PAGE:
Saturday, February 26, 2011
We call on the Department of Agriculture, Department of Trade and Industry, and the Department of Finance to address worse case scenarios should oil prices and prices of other basic commodities rise due to the ongoing political turmoil in the Middle East. The DA should monitor the availability of food supply. The NFA must ensure rice stock remains available. The DTI should ensure strict monitoring of prices of basic commodities and protect consumers from profiteering.
We need careful planning right now rather than sounding the alarm bells later when the crisis has already landed on our shores. The government should lead the private sector in coming up with stronger measures to mitigate rising food prices across the globe, which began to reach record highs even before the political unrest began in the Middle East.
Some Asian governments have already started to come up with measures to mitigate rising prices. Erratic weather patterns have started wreaking havoc on our agricultural lands. China and India are stockpiling on grains, which means we need to rely less on importation to secure our buffer. The price of oil continues to soar. It is a matter that requires our serious attention.
The current situation may be likened to the 2008 global food crisis. Data from the United Nation’s Food and Agriculture Organization show that food price indices across the globe rise dramatically from 2006-2008. The same agency said that global food prices hit a record high on the month of December 2010 exceeding the levels of 2008, adding that prices of key grains could rise even further.
We are amenable to granting the President emergency powers should the situation continue to escalate. If the situation warrants it we will support such powers. No one anticipated the turn of events in the Middle East, and considering that some 1 million of our countrymen are based there and in addition the impact on the global economy may be adverse then we need to have a President empowered to protect our interest in times of international crisis. We also trust that President Aquino will not allow for such emergency powers to be abused.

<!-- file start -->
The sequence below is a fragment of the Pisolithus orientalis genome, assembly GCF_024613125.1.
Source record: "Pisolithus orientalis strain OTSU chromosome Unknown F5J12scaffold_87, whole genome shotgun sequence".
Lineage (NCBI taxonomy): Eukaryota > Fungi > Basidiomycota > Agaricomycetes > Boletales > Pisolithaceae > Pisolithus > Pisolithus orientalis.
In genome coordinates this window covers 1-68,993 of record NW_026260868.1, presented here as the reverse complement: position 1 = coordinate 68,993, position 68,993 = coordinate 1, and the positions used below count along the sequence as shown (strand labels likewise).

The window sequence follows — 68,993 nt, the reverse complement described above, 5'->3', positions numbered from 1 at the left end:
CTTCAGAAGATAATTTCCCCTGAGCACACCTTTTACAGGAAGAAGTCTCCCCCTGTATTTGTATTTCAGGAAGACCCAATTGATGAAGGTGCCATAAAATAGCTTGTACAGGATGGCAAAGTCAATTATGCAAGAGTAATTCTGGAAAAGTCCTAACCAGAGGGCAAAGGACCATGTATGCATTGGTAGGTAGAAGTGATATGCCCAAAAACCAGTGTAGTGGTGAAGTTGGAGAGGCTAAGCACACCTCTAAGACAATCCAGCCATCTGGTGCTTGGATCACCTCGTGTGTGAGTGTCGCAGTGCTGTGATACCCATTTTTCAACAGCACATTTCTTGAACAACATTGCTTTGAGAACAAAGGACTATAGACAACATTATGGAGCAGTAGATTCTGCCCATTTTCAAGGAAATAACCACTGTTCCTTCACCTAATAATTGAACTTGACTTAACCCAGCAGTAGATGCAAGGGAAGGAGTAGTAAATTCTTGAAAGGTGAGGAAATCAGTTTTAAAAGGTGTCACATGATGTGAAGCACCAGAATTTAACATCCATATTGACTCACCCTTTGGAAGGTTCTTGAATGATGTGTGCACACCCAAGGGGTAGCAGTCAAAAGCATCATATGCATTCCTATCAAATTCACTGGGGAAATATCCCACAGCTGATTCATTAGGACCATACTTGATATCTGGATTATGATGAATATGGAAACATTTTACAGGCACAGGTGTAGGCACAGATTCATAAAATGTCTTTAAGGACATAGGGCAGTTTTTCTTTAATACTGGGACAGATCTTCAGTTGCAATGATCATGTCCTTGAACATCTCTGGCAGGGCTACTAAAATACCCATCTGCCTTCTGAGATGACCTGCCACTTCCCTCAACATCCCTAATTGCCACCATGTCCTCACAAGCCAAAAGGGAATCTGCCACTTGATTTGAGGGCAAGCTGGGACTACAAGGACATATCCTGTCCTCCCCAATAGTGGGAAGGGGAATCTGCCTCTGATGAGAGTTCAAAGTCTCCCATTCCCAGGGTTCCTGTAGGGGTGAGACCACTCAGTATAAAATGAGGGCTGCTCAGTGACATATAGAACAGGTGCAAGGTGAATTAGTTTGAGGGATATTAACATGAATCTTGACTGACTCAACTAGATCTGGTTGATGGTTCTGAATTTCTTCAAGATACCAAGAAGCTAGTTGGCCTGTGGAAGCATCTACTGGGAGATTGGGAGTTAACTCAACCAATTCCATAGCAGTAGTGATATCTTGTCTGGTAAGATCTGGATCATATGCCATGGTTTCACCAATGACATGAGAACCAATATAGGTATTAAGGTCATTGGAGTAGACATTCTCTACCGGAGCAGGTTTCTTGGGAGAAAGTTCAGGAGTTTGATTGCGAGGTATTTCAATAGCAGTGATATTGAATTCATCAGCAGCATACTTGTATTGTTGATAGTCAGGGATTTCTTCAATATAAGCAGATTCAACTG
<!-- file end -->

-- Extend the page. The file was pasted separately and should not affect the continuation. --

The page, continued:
We filed a resolution to conduct an inquiry on the government’s ability to address the sudden increase of food prices and other agricultural products. Senate Resolution 394 states that the government should recognize that there is an emergent apprehension among farmers and producers regarding the instability and uncertainty in food markets not only in the country, but also countries such as Argentina, Brazil and the United States.
We will gather all the necessary data and invite all possible resource persons including experts from the United Nation’s Food and Agriculture Organization so that we may know exactly what we are dealing with and from there be able to craft policies and legislate accordingly.
Food security is a matter of national security. It is a matter of paramount national interest. Only the combined efforts of both government and the citizenry will ensure that we will overcome these challenges. We need to tackle the issue of food security head on. We must pull the bull by its horns and ensure that both the government and our citizens are mobilized to address the challenges of rising food costs.
Image Source: National Security Law Brief
Thursday, February 24, 2011
Perhaps these current events coinciding with the 25th anniversary of our own revolution could be a call to re-awaken the true spirit of EDSA. That spirit was reborn during the May 2011 Presidential elections when we put PNoy into power. What we need is to sustain that momentum if we are to capitalize on our victory in that election. What we need is true people power.
True people power is when all of us—we in public service together with private citizens—are gathered united towards a vision for our country. It entails everyone doing their share in nation-building. It has to happen now.
The fact that we can now re-imagine a better future for our country is a benefit we enjoy because of people power. May we never take this opportunity for granted. Let us move forward towards the realization of the promise of EDSA in 1986. Twenty five years from now, more than the hope that the EDSA People Power Revolution continue to be relevant is the hope that by then the promise of genuine change and true reforms for the country would have already been achieved.